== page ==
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South Korea to Attend Initial Meet of US-Led Asian Chipmakers

Seoul’s participation in the first meeting of the ‘Chip 4’ group could heighten the stakes as it seeks to navigate the divide between the US and China over semiconductors

Semiconductor testing equipment is seen at a clean room of National Nanofab Center in Daejeon, South Korea
About 40% South Korea's chip exports go to China, according to trade ministry data. Photo: Reuters


South Korea is expected to attend a preliminary meeting for the US-led “Chip 4” group of major microchip manufacturers, including Taiwan and Japan, its foreign minister said on Thursday.

Seoul’s participation in the initial meeting of the group could heighten the stakes for South Korea as it seeks to navigate the contest between the United States and China over semiconductor and micro-processing technology.

Semiconductors are South Korea‘s No-1 export item. China is its largest trade partner, while US technology such as chip equipments are key to making chips, and both countries house major customers.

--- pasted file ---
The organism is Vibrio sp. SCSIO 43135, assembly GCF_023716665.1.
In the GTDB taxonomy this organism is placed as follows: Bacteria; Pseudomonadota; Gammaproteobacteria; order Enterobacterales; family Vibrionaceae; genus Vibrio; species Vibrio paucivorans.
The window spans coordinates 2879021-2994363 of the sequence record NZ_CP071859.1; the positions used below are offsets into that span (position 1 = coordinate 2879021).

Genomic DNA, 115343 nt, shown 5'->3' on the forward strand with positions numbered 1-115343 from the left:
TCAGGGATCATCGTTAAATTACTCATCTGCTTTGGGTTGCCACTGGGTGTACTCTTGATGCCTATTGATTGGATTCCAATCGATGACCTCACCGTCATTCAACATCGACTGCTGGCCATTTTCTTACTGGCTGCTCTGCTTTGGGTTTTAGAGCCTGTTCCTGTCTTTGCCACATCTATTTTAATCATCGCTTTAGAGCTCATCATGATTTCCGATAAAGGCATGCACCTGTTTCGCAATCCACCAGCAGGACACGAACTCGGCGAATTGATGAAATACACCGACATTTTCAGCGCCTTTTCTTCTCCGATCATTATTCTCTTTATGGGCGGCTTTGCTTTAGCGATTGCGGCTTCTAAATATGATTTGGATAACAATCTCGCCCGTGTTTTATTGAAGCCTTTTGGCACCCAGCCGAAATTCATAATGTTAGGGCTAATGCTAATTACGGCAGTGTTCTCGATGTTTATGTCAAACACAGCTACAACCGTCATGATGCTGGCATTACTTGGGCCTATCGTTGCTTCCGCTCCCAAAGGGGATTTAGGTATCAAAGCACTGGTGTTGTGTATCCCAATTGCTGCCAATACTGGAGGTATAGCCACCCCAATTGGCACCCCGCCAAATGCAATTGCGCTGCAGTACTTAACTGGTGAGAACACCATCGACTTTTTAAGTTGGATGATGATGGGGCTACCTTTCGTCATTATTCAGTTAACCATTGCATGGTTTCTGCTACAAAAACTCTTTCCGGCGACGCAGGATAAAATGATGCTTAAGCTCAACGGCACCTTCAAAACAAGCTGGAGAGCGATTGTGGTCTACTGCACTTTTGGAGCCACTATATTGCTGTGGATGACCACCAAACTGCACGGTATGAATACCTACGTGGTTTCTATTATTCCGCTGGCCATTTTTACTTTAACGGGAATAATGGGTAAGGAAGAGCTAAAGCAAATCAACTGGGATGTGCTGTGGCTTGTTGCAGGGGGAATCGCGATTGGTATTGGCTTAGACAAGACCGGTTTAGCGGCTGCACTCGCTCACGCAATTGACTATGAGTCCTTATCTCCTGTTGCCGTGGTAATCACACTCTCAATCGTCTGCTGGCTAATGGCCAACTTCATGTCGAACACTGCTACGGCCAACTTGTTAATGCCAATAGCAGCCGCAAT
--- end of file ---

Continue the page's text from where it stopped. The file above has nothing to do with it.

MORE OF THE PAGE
In his comments to reporters, Minister of Foreign Affairs Park Jin did not elaborate on what would be discussed other than to say the country would attend the meeting.

According to a survey of 300 exporters in South Korea by the Korea Chamber of Commerce and Industry announced on Wednesday, 53% of respondents said that South Korea should join the US-led group, 41% said it should hold off on joining for now, while 5% opposed South Korea joining.

US President Joe Biden signed into law the CHIPS Act this month that provides $52 billion in subsidies for chip manufacturing and research, as well as an estimated $24 billion investment tax credit for chip plants.

China’s Commerce Ministry said on Thursday the country opposes the new US Chips Act and will take forceful measures to safeguard its legitimate rights when necessary.


  • Reuters with additional editing by Jim Pollard





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Jim Pollard

Jim Pollard is an Australian journalist based in Thailand since 1999. He worked for News Ltd papers in Sydney, Perth, London and Melbourne before travelling through SE Asia in the late 90s. He was a senior editor at The Nation for 17+ years.


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